Home / Built Environment / New circular economy toolkit for built environment stakeholders is launched

New circular economy toolkit for built environment stakeholders is launched

The UK Green Building Council (UKGBC) has published a new toolkit to enable the construction industry to accelerate the shift from a linear to a regenerative, circular economy.

Titled ‘System Enablers for a Circular Economy’ the toolkit highlights systemic barriers and the policy and market-based solutions to enable the built environment industry to make the shift. It identifies eight enablers that will encourage the shift from the current linear economic system; building a foundation upon which a circular economy across the built environment can become the default way of operating as we transition to net zero.

The eight enablers are as follows:

  1. Greater collaboration and early engagement between industry stakeholders.
  2.  Establishing a marketplace for secondary construction materials.
  3.  Architecture practices characterised by circular economy design principles.
  4.  Expanding the use of green contracts and leases.
  5.  Tax, legislation, and policy systems that direct industry and markets towards circularity.
  6.  Scaling up green finance to stimulate business support for a circular economy.
  7.  Enabling the industry to measure progress by having a set of consistent metrics, benchmarks and indicators.
  8.  Educating practitioners and decision-makers with the necessary knowledge to be able to implement circular economy more widely.

The toolkit highlights how the transition to a circular economy will require a fundamental change in our economy. All levels of government, industry, and civil society will need to rally behind the common goal to shift from our current extractive and wasteful linear economy towards a regenerative, circular one. It also reveals that many of the solutions needed to deliver a circular economy available exist in today’s market and can be implemented immediately. For example, the greater use of circular economy design principles ensures a deconstructable and reusable approach to architecture that keeps construction materials in use.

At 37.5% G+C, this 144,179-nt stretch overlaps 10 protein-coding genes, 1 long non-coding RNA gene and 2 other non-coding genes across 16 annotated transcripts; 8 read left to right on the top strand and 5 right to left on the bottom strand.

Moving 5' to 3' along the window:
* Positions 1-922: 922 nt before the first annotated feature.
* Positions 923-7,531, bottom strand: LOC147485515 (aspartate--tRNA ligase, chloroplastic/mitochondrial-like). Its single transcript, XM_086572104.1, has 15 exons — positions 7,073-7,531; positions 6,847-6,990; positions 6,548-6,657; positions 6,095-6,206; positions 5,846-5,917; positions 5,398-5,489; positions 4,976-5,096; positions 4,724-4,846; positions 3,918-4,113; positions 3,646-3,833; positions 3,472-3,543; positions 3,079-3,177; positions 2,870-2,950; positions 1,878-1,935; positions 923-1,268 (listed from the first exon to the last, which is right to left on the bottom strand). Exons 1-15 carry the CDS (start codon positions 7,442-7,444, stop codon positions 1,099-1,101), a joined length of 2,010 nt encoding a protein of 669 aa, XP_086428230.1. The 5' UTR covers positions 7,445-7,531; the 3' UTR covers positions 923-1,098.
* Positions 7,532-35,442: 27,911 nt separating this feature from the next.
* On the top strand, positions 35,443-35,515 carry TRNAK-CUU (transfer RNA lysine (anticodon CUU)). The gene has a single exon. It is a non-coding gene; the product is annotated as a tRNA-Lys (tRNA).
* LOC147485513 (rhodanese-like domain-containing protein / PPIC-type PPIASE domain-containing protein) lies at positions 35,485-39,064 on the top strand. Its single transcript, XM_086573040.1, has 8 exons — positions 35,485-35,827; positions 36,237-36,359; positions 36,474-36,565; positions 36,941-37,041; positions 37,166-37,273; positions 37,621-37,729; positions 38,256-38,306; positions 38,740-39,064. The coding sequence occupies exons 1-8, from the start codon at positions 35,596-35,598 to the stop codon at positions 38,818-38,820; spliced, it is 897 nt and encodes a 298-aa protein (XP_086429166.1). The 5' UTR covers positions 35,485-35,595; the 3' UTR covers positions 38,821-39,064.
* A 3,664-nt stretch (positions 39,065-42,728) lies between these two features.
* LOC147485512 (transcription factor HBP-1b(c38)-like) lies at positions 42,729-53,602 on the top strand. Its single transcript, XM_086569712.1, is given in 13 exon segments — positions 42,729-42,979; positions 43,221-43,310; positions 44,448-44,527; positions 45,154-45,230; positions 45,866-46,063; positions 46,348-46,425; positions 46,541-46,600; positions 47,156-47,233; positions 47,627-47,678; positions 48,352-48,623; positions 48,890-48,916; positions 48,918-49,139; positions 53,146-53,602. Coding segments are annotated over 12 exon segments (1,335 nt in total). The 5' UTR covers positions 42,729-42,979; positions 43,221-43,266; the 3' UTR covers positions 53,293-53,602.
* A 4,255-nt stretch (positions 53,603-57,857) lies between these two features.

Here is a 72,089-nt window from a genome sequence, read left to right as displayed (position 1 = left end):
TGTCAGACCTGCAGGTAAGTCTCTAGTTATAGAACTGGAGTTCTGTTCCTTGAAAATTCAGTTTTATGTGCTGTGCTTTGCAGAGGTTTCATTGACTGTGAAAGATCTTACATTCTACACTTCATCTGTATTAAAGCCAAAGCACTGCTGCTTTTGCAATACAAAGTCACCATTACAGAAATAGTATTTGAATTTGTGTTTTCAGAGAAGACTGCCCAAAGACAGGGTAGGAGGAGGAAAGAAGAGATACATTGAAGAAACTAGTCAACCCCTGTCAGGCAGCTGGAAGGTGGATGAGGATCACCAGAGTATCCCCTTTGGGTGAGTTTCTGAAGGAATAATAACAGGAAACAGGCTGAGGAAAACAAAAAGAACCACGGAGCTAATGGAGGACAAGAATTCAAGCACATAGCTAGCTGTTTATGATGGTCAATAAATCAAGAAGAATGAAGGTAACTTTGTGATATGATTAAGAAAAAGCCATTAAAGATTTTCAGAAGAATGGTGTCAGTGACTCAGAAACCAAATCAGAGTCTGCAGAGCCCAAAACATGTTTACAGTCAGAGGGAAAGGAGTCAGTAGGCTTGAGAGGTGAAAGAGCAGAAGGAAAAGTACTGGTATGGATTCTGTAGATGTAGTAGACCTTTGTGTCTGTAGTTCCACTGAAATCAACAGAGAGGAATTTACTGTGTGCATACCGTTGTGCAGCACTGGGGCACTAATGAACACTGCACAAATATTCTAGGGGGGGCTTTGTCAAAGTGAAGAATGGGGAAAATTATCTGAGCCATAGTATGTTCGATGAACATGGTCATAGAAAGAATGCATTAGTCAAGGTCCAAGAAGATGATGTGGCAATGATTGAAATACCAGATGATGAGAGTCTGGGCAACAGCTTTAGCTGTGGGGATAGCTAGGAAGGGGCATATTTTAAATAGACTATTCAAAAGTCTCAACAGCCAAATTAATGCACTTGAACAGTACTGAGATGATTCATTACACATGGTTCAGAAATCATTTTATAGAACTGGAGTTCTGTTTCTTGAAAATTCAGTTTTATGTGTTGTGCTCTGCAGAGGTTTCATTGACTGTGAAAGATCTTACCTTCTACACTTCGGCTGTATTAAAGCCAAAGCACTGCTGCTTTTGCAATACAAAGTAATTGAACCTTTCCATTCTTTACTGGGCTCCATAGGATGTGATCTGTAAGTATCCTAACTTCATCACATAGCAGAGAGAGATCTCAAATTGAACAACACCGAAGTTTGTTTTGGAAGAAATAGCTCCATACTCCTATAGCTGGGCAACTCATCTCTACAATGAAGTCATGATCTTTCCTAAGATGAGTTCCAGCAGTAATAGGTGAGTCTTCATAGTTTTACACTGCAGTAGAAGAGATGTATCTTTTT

The key enablers identified by UKGBC illustrates the vital role for national government in securing the transition. For example, the Government can utilise its control over the UK’s tax, legislation, and policy systems to direct industry and markets towards circularity by addressing the true cost and value of materials and helping circular approaches and businesses to grow. In addition to national and local governments, the guidance also sets out a multitude of actions for the industry to adopt. From architects and contractors to the insurance and finance sectors, it provides practical guidance for how different sub-sectors can play their role.